CBD businesses in the US that have seen business impacted by the coronavirus pandemic and associated social measures could be eligible for a variety of state aid programmes.
Extra funding for the programmes was just approved by both the US House of Representatives and Senate, with Trump expected to sign eminently.
The extra funds means the US Small Business Administration (SBA)’s Economic Injury Disaster Loan (EIDL) Paycheck Protection Program (PPP) will both be able to resume providing relief.
The EIDL provides up to $10,000 to small businesses (500 or fewer employees) to help them survive despite revenue losses while the PPP provides loans to aid in employee retention – also for businesses with 500 employees or fewer. Loans may be forgiven if businesses spend at least 75% of the funds on payroll.
Companies may also be eligible for SBA Express Bridge Loans and SBA Debt Relief. More information about these programmes can be found on the SBA’s website.
The type of businesses that can apply for these relief programmes has also changed, with a recent update allowing farms to benefit from EIDL funds.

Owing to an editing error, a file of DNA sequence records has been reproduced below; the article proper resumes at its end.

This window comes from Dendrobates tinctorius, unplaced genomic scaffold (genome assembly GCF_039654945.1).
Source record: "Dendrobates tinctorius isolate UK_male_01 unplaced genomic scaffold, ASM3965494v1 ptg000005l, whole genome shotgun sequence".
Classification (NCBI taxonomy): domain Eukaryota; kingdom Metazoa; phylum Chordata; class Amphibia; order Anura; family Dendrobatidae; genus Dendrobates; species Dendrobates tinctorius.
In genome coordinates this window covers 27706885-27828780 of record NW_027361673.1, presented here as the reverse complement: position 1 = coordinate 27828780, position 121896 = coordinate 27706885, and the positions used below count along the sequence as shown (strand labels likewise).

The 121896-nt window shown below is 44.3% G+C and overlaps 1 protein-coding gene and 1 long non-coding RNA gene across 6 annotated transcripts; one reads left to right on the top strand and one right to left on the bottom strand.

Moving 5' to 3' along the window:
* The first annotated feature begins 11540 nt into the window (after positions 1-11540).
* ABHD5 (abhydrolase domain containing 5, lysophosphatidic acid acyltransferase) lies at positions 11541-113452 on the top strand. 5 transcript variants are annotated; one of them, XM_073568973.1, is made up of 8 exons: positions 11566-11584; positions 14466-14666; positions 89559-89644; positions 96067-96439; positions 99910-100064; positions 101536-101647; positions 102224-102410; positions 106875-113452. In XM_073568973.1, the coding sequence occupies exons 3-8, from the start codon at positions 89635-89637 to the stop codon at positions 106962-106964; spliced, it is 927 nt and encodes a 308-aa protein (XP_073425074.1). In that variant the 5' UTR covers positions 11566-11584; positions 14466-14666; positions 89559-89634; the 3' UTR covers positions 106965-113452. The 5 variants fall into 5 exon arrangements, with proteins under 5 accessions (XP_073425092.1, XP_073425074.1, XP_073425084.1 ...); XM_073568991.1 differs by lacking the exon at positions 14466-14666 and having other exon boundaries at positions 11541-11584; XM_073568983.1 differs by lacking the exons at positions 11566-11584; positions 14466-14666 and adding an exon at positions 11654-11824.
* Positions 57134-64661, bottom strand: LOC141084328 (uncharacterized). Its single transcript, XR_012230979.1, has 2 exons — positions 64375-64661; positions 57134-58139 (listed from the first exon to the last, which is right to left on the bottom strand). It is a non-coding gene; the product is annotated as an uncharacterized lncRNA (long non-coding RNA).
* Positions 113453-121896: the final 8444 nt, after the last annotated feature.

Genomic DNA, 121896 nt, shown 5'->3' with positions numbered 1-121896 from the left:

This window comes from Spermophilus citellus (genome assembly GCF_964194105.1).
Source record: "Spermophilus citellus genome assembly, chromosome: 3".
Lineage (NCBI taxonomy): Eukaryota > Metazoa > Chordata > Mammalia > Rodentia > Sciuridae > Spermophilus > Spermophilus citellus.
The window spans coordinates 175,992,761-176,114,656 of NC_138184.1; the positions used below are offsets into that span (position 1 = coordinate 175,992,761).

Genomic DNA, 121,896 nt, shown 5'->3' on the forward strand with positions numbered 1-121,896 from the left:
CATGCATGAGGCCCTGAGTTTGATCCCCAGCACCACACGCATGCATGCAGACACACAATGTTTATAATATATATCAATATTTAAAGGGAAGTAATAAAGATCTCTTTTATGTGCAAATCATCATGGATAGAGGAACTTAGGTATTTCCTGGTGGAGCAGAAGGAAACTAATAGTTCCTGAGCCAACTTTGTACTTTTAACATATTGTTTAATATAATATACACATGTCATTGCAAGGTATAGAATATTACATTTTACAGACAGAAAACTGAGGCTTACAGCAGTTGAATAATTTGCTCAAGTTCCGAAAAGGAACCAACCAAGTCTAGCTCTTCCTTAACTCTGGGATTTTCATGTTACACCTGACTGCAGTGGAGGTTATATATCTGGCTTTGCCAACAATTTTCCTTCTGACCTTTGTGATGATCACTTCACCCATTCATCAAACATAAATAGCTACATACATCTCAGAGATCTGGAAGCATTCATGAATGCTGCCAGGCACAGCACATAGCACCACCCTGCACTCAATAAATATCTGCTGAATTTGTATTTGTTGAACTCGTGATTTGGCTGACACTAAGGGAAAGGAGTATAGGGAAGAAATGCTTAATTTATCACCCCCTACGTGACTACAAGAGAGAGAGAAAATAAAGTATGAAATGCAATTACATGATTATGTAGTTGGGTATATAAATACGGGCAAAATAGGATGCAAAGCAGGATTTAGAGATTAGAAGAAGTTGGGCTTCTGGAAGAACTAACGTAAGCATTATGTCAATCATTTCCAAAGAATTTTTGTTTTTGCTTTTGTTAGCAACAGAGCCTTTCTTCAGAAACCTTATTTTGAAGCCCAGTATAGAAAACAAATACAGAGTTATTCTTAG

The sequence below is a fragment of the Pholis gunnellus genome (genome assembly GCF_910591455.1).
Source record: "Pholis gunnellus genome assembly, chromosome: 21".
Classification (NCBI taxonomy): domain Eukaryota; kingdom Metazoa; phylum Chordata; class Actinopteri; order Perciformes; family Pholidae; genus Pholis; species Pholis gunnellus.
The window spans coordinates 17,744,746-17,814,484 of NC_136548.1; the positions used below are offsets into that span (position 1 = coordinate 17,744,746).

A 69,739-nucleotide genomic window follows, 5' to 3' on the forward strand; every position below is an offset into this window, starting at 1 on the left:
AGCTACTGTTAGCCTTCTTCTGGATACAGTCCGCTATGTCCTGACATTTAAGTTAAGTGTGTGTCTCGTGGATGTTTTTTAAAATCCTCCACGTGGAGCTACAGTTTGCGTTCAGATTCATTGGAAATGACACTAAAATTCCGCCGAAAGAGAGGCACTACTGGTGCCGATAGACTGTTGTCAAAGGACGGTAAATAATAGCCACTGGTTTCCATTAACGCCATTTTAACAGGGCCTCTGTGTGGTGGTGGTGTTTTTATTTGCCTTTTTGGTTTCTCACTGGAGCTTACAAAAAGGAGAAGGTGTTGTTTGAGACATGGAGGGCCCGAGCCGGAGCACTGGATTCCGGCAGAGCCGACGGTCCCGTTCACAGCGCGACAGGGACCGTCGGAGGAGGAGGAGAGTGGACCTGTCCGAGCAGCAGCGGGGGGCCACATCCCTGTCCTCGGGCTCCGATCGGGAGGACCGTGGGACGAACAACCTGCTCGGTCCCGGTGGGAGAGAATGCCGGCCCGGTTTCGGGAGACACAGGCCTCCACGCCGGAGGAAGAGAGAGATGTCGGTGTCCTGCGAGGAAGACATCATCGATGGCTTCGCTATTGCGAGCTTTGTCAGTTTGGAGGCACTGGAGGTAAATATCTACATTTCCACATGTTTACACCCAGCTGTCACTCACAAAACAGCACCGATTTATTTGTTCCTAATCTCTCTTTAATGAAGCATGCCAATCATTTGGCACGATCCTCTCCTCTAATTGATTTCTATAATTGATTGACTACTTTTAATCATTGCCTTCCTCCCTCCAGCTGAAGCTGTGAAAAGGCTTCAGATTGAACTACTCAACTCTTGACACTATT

Hemp farmers are also entitled to some relief from another federal agency – the US Department of Agriculture (USDA).
The USDA has created the Coronavirus Food Assistance Program (CFAP) with $19bn allotted to it from the Coronavirus Aid, Relief, and Economic Security (CARES) Act. The programme is intended to help farmers whose prices and supply chains have been negatively impacted, though the eligibility requirements have not yet been determined.
Unfortunately for some in the CBD sphere, eligibility of cannabis firms has not changed despite lobbying from a variety of sources. Companies that are involved with cannabis – even those indirectly involved – are ineligible. This means companies providing services to cannabis firms will not receive funds, meaning that any “firm that derived any of its gross revenue for the previous business year…from sales to Direct Marijuana Businesses of products or services that could reasonably be determined to aid in the use, growth, distribution, enhancement or other development of marijuana” would not be eligible.
It should also be noted that the new funding for the programme will likely run out quickly. It is smaller than the initial funding which ran out in a matter of weeks and eligibility requirements have largely remained unchanged – despite some criticism over how funds were distributed.
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